It takes a lot for a woman to be in a top position, particularly in a male profession. You have to be better to be accepted as equal. Once your collegues accept you as a competent person, they don't mind your being there. But men are resentful at first because they feel a woman has been selected for a position they might have taken.Jeanne C. Sinkford, 1968. Photo courtesy of Jeanne Sinkford, DDS.
DDS 1958 Howard University
MS 1962 and PhD Physiology 1964 Northwestern University
Jeanne C. Sinkford has overcome race and gender barriers to rise to the top of her profession. She graduated first in her class at Howard University’s College of Dentistry and rose to become its dean and the first woman dean of any dental school. Committed to community service and social responsibility, Sinkford has also actively recruited women and minority students to the dental profession as Director of the Center for Equity and Diversity at the American Dental Education Association.
From Tomboy to Competitive Student
Jeanne Sinkford’s family valued education very highly. One of four sisters, all of whom went to college, Sinkford learned discipline from her parents, grandfather and at a Catholic middle school. She was part of the cadet program (center) at Dunbar High School, a highly competitive school for African Americans in Washington, D.C.
Mutually Compatible Careers
Jeanne Craig enrolled at Howard University at 16 and graduated Phi Beta Kappa (front row, second from right) with degrees in psychology and chemistry. She married Stanley Sinkford, a Howard medical student her junior year. Encouraged by her family dentist, she chose dentistry as a career because she “did not want to have a conflicting profession” with her husband.
Top of Her Class
After graduation, Sinkford taught prosthodontics at Howard and had a part-time practice while her husband finished his military obligations and pediatric residency. They moved to Chicago where he completed a fellowship in cardiology and Sinkford earned a PhD in physiology at Northwestern University.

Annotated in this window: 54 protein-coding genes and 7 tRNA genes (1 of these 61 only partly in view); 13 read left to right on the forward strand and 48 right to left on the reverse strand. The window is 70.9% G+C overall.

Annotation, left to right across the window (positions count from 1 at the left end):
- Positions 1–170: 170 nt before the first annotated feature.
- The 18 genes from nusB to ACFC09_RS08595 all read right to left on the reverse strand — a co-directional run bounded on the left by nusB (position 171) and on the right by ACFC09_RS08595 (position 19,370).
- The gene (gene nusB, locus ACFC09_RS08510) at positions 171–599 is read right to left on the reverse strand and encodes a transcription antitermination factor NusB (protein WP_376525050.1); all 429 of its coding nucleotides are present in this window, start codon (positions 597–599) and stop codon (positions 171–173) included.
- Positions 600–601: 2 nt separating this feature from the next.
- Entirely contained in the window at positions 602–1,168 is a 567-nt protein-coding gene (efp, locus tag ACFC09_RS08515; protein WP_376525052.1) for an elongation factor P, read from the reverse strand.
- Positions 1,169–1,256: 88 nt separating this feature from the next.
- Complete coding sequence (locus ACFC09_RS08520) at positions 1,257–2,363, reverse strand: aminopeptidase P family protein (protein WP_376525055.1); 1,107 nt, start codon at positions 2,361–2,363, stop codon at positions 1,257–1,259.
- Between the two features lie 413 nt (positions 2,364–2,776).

Embracing a National Role
Sinkford served on numerous national councils and organizations including the National Institutes of Health, National Academy of Sciences, White House Conference on Aging, Food and Drug Administration and Veteran’s Administration. A member of the Tuskegee Ad Hoc Advisory Panel, she helped develop policies to protect the rights of patients participating in government-sponsored health research. Here, she is elected into the American College of Dentists in 1967.
Wearing Many Hats
Upon her return to Howard, Sinkford became chair of the Department of Prosthodontics (artificial replacement of missing teeth) which left little time for research. She proved such a capable administrator that she was promoted to professor and associate dean. Shown here teaching sophomore dental students, she focused particularly on the special challenges of minority students.
Balancing Family and Career
With two medical professionals and three children, Sinkford and her husband managed both a successful marriage and two careers. Her daughter said, “I don’t know how you did all the things that you did. You went to soccer games, parent-teacher meetings, ballet lessons, and all that stuff.” Jeanne Sinkford, her husband Stanley, and daughters Dianne and Janet plan a family vacation in 1968.
First Female Dean of Any Dental School
Sinkford was appointed Dean of Howard University’s College of Dentistry in 1975. She set very high standards and then found ways for students and faculty to achieve them. With a firm but gentle manner, she encouraged open discussion of problems. She fostered student dialogue with faculty and administration through committee membership and regular informal get-togethers.
As dean, Sinkford believed “mentoring develops the profession.” Programs helped at-risk students rise to their potential. Department chairs were expected to help junior faculty adapt to and thrive in an academic environment as teachers, researchers and administrators. Here, Sinkford receives the Howard University Alumni Achievement Award.
Serving the Community
Until recently, discrimination and segregation meant that African-American communities were primarily served by black dentists. As dean, Sinkford worked to ensure that her graduates were capable of handling a wide variety of tasks without relying on specialists that their patients could not afford.
A New Direction
During her academic career, Sinkford avoided feminist issues, preferring to promote talent and have “women accepted as colleagues.” When she joined the Center for Equity and Diversity at the American Dental Education Association, she refocused to help women pursue dental careers and academic and leadership programs.
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